It is a pain to hand over your favorite phone to a service center for repair work. Even for quick repairs, there is a concern that the technician may go through your private photos and files stored on the device. Samsung aims to fix this problem with maintenance mode in One UI 5. Below is everything you need to know about this feature and how to use it on your Galaxy device.
What is maintenance mode in Samsung Galaxy phones?
Maintenance Mode in One UI 5 protects your privacy by protecting the data on your phone from prying eyes. The mode is intended for use when you send your phone for repair as you don’t need to format it in such scenarios. Instead, activate maintenance mode and send the phone to the service center without worrying about the technician accessing your personal data.
Back up important data before sending your phone in for repair.
Maintenance mode prevents access to your accounts, photos, files and other data stored on your phone. The technician only has access to pre-installed apps. They can also download and install new apps from the Galaxy Store, change system settings, sign in to their Google Account, access the Play Store, and run their diagnostic tools without any issues.
When maintenance mode is turned off, the data is lost and the device is restored to the same state as before the mode was activated.
Maintenance mode creates a separate guest account on your Galaxy device, which the repair technician can use for the test work. This also ensures that they do not gain access to your personal data on the device. Maintenance mode is why multi-user support is missing in One UI 5 despite the option being available in the first builds.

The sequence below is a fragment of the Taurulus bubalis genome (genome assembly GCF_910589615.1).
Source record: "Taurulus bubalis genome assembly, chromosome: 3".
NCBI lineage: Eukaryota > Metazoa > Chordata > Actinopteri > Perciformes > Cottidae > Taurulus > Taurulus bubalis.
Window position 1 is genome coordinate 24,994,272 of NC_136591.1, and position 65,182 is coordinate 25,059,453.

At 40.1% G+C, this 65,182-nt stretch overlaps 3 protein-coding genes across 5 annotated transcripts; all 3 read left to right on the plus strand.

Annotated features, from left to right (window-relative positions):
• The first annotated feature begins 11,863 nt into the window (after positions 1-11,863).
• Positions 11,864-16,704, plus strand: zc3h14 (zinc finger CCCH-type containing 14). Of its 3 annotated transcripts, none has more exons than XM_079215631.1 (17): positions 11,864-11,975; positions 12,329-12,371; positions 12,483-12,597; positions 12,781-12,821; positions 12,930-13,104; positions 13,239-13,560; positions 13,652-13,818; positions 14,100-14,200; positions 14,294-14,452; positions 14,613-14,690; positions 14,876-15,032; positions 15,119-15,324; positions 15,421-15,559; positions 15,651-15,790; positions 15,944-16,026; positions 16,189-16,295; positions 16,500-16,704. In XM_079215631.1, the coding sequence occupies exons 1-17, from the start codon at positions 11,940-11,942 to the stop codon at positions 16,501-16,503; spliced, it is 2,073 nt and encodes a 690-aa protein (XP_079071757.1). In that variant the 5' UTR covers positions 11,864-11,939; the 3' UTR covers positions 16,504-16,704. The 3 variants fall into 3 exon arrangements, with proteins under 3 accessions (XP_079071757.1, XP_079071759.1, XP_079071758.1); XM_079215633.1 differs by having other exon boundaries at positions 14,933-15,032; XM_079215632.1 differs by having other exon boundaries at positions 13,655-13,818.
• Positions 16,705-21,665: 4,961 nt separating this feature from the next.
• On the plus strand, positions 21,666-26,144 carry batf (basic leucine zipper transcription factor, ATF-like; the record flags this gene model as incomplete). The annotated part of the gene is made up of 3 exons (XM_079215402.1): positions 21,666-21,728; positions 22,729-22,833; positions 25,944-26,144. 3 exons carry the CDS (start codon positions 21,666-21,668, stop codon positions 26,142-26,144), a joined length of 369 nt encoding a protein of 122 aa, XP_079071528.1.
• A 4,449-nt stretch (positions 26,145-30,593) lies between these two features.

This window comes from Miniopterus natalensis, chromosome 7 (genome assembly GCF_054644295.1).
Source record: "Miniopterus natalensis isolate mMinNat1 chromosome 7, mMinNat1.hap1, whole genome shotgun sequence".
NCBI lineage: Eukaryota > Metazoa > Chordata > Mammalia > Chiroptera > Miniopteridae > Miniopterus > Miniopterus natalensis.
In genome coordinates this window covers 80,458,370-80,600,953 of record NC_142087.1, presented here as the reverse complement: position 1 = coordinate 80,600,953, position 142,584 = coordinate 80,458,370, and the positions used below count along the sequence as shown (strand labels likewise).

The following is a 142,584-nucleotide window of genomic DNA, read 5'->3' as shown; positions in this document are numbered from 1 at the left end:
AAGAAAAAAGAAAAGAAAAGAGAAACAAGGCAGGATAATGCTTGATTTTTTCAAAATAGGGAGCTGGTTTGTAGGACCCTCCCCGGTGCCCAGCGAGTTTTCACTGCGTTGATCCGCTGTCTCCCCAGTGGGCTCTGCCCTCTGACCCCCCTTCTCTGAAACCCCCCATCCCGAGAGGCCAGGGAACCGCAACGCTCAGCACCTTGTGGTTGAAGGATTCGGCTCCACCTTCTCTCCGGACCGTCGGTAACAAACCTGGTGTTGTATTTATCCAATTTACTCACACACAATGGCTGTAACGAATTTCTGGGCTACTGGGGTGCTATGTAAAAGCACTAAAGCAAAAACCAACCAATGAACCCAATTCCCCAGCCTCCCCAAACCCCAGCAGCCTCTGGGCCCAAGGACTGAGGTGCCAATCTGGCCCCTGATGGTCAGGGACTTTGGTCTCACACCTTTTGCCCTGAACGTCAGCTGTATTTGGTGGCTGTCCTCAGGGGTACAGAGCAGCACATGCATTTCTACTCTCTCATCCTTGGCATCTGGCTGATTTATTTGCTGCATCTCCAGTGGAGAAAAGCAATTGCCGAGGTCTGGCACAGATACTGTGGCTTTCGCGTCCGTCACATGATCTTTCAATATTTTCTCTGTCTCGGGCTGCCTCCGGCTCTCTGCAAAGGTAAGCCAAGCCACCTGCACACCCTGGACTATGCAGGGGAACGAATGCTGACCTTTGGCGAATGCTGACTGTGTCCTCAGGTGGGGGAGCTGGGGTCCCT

This feature is only useful when minor repair work has been done on your device. It will be of no use if there are significant issues that require a logical replacement or a complete system format. In such situations, you must make a backup copy of your data before handing over the phone to the service center. Otherwise, you risk losing all data.
Devices compatible with maintenance mode
Samsung trialled maintenance mode on the Galaxy S21 series in South Korea in July before expanding to China in September 2022. The feature is available on select Galaxy devices globally running Android 13-based One UI 5:
Samsung will continue to expand the availability of maintenance mode to more of its phones and tablets in the future.
How to enable maintenance mode on your Samsung Galaxy phone
Before turning your phone in for repairs, follow these steps to turn on maintenance mode:
- To open Settings Menu.
- Scroll down and select Maintenance of batteries and devices.
- Press Maintenance mode at the bottom of the list.
- Confirm your selection by pressing Turn on.
- A message asks you to create a system log before activating the mode. This gives the technicians additional details to troubleshoot the problem. It does not contain any personally identifiable information.
When the phone restarts, it will be in maintenance mode, with all your personal data locked away from prying eyes. You can then hand your Galaxy device to a technician to complete the necessary repairs.
How to exit maintenance mode
A maintenance mode overlay appears on the screen in the lower right corner to remind you that the mode is running.
- Expand the notification screen on your Samsung Galaxy phone.
- Press Maintenance mode is running banner to exit the mode.
- Confirm your selection by pressing Exit from the page that opens.
- Verify your identity using your fingerprint or enter your phone’s unlock pattern or PIN.
- This extra step prevents the technician or other unauthorized persons from exiting maintenance mode on the phone.
After this, your device will restart in normal mode with all your app data and files intact.
One UI 5 is packed with useful features
Maintenance Mode is another example of why One UI is the best Android skin. Samsung continues to improve the usability of the skin with each new release. There are many new features in One UI 5 that help improve the overall user experience, including new multitasking gestures, improved widget stacking, and a privacy hub.